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Reverse Osmosis Systems and Some Popular Uses

Humans have been devising ways to free water of impurities for thousands of years with varying degrees of success. Most of the techniques employed for this purpose rely on mechanical filtration, involving passing a liquid through a porous medium: the smaller the pores, the more efficient the process. Early filter systems were limited to removing visible solids like dust and soil particles. Today, reverse osmosis (RO) systems enable filtration at a molecular level.

Filtration System RO Membrane and Control System

The process is a variation of that employed by plants to maintain rigid stems and assist the dispersion of dissolved nutrients. Plant cells contain water, and so do the spaces around them. The cell walls are semi-permeable, allowing water molecules through but nothing larger. Water will always migrate through the cell walls from areas with low levels of dissolved solids to regions of higher concentration until the levels are equal. By contrast, reverse osmosis systems employ external pressure to force a continuous flow of liquid through a synthetic membrane, preventing equilibrium and leaving the precipitated solids on its surface.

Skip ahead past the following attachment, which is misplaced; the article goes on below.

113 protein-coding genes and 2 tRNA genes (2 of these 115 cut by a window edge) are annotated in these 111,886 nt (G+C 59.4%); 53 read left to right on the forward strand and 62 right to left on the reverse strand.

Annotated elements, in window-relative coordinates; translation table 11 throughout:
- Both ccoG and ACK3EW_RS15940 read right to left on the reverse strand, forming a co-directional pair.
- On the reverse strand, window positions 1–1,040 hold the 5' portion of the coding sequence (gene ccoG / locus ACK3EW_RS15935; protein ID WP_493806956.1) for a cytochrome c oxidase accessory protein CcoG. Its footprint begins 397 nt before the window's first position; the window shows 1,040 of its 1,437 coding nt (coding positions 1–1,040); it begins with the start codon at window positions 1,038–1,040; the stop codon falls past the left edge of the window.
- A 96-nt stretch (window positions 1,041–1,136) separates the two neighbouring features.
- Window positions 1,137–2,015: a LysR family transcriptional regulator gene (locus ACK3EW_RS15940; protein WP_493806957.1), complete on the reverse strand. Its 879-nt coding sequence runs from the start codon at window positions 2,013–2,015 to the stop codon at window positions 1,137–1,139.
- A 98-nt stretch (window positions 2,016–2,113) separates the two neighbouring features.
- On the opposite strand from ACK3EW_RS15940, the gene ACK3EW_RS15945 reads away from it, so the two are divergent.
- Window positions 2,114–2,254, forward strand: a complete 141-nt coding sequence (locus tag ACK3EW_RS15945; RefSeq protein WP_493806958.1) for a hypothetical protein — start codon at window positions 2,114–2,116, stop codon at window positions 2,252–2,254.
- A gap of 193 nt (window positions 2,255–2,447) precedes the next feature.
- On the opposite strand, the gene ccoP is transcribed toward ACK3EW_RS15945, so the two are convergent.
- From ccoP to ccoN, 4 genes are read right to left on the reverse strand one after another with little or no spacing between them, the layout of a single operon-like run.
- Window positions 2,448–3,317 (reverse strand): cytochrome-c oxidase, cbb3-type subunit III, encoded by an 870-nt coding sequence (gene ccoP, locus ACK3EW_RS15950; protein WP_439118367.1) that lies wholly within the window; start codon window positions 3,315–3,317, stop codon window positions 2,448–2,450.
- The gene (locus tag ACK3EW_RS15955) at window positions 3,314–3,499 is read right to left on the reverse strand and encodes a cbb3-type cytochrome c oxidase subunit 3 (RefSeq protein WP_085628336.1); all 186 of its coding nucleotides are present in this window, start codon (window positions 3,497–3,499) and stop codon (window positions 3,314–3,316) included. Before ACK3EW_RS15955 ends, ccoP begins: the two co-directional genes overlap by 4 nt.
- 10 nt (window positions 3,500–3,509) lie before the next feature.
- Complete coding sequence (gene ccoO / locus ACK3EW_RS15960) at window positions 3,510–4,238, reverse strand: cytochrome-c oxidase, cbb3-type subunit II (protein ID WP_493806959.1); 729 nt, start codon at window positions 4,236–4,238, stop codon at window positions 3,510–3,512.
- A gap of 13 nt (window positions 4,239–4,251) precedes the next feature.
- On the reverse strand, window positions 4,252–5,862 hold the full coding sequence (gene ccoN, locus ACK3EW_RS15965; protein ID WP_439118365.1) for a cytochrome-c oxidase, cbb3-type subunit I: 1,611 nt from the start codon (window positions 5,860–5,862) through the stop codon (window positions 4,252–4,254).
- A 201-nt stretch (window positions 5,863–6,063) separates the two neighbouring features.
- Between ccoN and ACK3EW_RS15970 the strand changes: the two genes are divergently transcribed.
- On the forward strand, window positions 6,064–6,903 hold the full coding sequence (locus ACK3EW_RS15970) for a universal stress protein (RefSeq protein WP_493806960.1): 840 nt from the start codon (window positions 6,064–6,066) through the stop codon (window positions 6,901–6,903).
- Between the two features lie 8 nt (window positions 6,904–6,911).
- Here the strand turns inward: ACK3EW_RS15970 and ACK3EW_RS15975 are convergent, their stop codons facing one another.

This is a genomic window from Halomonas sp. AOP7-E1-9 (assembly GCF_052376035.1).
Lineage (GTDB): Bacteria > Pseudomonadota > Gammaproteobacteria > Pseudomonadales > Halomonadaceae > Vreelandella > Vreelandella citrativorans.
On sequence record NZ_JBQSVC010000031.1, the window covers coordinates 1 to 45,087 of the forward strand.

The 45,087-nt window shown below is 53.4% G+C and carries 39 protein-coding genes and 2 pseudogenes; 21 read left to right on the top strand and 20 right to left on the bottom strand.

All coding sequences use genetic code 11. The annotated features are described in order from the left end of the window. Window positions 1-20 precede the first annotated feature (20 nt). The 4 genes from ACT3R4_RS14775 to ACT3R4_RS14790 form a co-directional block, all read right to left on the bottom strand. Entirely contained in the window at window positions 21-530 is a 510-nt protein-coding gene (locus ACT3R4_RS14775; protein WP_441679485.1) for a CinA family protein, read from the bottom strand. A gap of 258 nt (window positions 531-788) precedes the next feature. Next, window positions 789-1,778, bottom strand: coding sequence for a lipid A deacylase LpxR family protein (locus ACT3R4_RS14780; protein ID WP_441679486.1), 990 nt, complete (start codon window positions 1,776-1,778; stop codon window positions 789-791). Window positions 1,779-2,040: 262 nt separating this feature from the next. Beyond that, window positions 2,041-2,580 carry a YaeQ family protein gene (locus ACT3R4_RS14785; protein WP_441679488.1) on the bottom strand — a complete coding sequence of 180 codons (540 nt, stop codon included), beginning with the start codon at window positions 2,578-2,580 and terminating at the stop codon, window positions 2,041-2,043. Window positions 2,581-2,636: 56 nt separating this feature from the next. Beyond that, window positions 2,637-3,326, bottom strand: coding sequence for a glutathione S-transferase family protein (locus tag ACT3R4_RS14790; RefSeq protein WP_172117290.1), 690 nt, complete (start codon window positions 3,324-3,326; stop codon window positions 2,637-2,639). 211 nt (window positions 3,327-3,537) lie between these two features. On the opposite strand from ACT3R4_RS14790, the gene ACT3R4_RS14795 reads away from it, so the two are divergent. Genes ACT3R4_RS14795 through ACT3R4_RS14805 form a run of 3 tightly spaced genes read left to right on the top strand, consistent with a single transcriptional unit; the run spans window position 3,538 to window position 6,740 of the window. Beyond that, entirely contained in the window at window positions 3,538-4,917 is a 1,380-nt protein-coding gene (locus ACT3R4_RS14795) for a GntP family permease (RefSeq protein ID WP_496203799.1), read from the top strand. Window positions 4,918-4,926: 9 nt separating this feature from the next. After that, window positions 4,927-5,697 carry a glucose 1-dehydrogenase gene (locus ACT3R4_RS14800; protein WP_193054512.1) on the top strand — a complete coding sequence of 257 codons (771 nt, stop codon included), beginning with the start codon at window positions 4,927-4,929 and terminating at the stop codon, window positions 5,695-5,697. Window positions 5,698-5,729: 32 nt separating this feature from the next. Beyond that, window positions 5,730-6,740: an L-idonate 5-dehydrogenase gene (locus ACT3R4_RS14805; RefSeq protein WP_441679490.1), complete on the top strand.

Since its introduction, RO technology has gained numerous industrial and commercial applications. Wherever water of exceptional purity is necessary, it is invariably the method of choice. For example, due to its low cost and high efficiency, it is the preferred process of the bottled water industry, recently estimated to generate worldwide annual sales worth more than US$200 billion. The pharmaceutical and semiconductor industries also rely on the exceptionally pure water produced by reverse osmosis systems.

Sometimes it’s the solute and not the solvent that’s important. For example, the technique can provide mining and chemical companies with a means to recover precious metals and other reusable materials from liquid waste. However, it now seems likely that the most vital role for RO might be to deliver the world from the looming threat of a water crisis. Few South African’s are likely to forget the “Zero Day” drought that came close to seeing Cape Town’s taps run dry. Desalination plants at Strandfontein and Monwabisi employed reverse osmosis systems to help prevent the near disaster.

Desalination is not a new idea. The first commercial plant was built in 1930 on the Caribbean island of Aruba. However, all such plants relied on evaporating the eater and collecting the condensate until relatively recently. Evaporative technology requires a lot of energy and costs more than conventional water treatments. RO requires comparatively little power, making it more cost-effective, and the future direction for desalination plants.

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